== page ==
tokyo: specimens of time

© ling meng

ling meng is a young chinese artist based in shanghai. interestingly, he has worked as a software developer for two years after getting a bachelor's degree in computer science, and he continued to pursue a postgraduate education in australia. upon his return to his native china he started a career in advertising and eventually became a digital art director at leagas delaney in his hometown. but meng is still very much flexing his creative muscle on a personal level, and this has led to his current exhibition – mind you, it's his very first solo show  at diesel art gallery in tokyo. entitled specimens of time, and curated by kimiko mitani woo, it features meng's entire collection of nature elements, such as plants, flowers, and ore and soil samples, all preserved in a way to capture a specific moment. as a result the collected materials are imaginitively presented, crossing over into the field of art direction. this presentation is supplemented by meng's previous typography and graphic design works, and installation piece [on through may 22]. location: diesel shibuyacocoti building, 1-23-16-b1 shibuya [shibuya].

© ling meng

moscow: björn restaurant opening

© björn / photography: jan coomans

these days, moscow's well-heeled may not be splurging as much on trophy fashion items and self-pamper trips abroad as they used to, they're still living the good life on home turf. and there's one industry that hugely benefits from this changing consumption pattern: the capital's hospitality scene. against all odds, new upscale bars and restaurants, often with a distinct design concept, continue to pop up all over town. a recent arrival onto the hospitality scene clearly shows the city has moved on from the heydays of ostentatious and garish venues, and instead understated design is becoming appreciated on a wider scale than ever before.

we're talking björn, a new gourmet eatery on moscow's rive droite which has not only adopted scandinavian cuisine, but also a clean and sobre aesthetic to match. the restaurant is divided into two separate rooms, respectively seating 60 and 30 guests, in a monochrome setting of soft grey and brown that features exposed brick walls and a series of pale timber surfaces. specific attention has been given to the furniture, which consists of one elongated wooden bench, paired with sturdy tables and differently designed wooden chairs imported from denmark, as are the rows of identical light fixtures by lightyears.

as said, the cuisine at björn is distinctly scandinavian, concocted by chef kasper gaard, a young and very able dane with a wealth of culinary knowledge under his belt both in denmark and abroad, and his colleague, chef herman medvedev. the two serve a variety of dishes, using meat, poultry and obviously fish, all with authentic flavours and using predominantly local produce and ingredients. so, whether you'll opt for the fillet of deer, baked mackerel or pancakes with homemade icecream, it'll timewarp you straight to the nordic homelands, if the setting hasn't pulled that off already. location: ulitsa pyatnitskaya 3 [zamoskvareche].

© björn / photography: jan coomans

superchat paris: jumpei seki

© 1ldk paris - jumpei seki shows off his understated style

now a steadily expanding lifestyle store chain, 1ldk took tokyo by storm when it first opened up shop in naka meguro nearly six years ago. despite the market's fiercely competitive dynamics, it has managed to carve a niche position with a very considered concept that pairs timeless, well-designed lifestyle products with a unique retail context. after opening a string of stores in the homeland, 1ldk has ventured abroad for the very first time, opening an outpost in the city of light. we dropped by the new store during men's fashion week's previous edition, to meet with general manager jumpei seki and have a chat about his company and its particular retail vision. shop manager shotaro aoyama, a longtime resident of paris and well-connected in the fashion and retail scenes, kindly joined in to translate and fill us in on a slew of noteworthy facts about the company.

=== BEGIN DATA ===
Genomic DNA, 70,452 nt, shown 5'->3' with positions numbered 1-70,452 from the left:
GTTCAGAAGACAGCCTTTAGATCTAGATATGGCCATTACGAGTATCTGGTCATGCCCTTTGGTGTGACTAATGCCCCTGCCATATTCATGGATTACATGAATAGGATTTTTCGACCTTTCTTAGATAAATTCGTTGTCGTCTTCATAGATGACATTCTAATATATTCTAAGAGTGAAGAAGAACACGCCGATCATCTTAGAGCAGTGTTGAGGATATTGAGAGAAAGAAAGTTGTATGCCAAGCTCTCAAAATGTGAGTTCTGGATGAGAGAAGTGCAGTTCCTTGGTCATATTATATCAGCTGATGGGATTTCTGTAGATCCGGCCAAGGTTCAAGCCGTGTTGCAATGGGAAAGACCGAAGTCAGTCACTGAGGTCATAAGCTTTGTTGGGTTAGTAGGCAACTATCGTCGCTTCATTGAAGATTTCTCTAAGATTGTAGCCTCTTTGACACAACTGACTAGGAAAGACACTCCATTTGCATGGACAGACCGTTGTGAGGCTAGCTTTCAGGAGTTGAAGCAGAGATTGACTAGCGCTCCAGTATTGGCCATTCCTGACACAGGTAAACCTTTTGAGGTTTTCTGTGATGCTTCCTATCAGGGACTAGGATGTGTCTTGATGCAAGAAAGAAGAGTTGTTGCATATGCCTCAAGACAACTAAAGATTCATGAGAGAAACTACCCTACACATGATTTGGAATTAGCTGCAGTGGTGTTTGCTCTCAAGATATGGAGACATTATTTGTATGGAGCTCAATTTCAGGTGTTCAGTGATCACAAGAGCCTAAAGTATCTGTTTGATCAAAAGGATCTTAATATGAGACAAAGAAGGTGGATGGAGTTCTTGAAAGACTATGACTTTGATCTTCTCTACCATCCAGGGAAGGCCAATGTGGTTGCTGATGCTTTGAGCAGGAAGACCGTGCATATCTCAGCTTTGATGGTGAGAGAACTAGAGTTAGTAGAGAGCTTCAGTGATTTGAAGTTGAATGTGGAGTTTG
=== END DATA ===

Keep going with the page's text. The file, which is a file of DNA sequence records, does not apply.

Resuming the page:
can you elaborate on how 1ldk came about? well, first there was i.d.land company, it's the parent company of the 1ldk stores, and has been operating for quite some time in the japanese fashion industry, manufacturing garments and accessories. the company's owner, mr fukuzawa, wanted to set up a retail division, and that became 1ldk. a complete retail concept was drafted, outlining the interior design, the goods that would be carried, basically everything. but the main idea was to create an appealing context for a collection of lifestyle goods. the name 1ldk is actually an commonly used abbreviation in japanese real estate, meaning ‘one living room, one dining room, one kitchen’, and is a standard configuration of most apartments in japan. our store concept is a playful take on that, and the first 1ldk store in naka meguro actually opened in such an apartment.

with the merchandise you offer you propose a new kind of standard to your clients. what exactly do you mean by that? that's right. you see, when i turned 30 i began to realize that the fashion industry is simply too much about cycles and trends, and i just wanted to reverse it all by going back to a basic style that would nevertheless still be fashionable, but less prone to the volatility of fashion. in other words, we aim to create a different view on fashion with products that have an increased longevity. this means that we create our fashion items as staple designs, and we'll tweak them whenever we sense there’s a need or demand to do so.